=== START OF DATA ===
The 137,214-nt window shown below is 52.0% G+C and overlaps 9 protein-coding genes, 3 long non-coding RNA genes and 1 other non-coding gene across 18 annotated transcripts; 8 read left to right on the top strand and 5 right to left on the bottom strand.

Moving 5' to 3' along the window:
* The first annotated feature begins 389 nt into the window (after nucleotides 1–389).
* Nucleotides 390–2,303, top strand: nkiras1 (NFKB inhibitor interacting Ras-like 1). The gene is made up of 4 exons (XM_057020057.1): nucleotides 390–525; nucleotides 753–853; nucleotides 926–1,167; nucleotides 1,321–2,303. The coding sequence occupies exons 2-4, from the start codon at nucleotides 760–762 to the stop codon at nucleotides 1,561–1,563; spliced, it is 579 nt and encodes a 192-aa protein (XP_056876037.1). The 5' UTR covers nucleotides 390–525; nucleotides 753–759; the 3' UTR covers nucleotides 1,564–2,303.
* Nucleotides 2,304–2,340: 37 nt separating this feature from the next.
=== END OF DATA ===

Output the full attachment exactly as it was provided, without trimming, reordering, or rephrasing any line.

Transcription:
The 137,214-nt window shown below is 52.0% G+C and overlaps 9 protein-coding genes, 3 long non-coding RNA genes and 1 other non-coding gene across 18 annotated transcripts; 8 read left to right on the top strand and 5 right to left on the bottom strand.

Moving 5' to 3' along the window:
* The first annotated feature begins 389 nt into the window (after nucleotides 1–389).
* Nucleotides 390–2,303, top strand: nkiras1 (NFKB inhibitor interacting Ras-like 1). The gene is made up of 4 exons (XM_057020057.1): nucleotides 390–525; nucleotides 753–853; nucleotides 926–1,167; nucleotides 1,321–2,303. The coding sequence occupies exons 2-4, from the start codon at nucleotides 760–762 to the stop codon at nucleotides 1,561–1,563; spliced, it is 579 nt and encodes a 192-aa protein (XP_056876037.1). The 5' UTR covers nucleotides 390–525; nucleotides 753–759; the 3' UTR covers nucleotides 1,564–2,303.
* Nucleotides 2,304–2,340: 37 nt separating this feature from the next.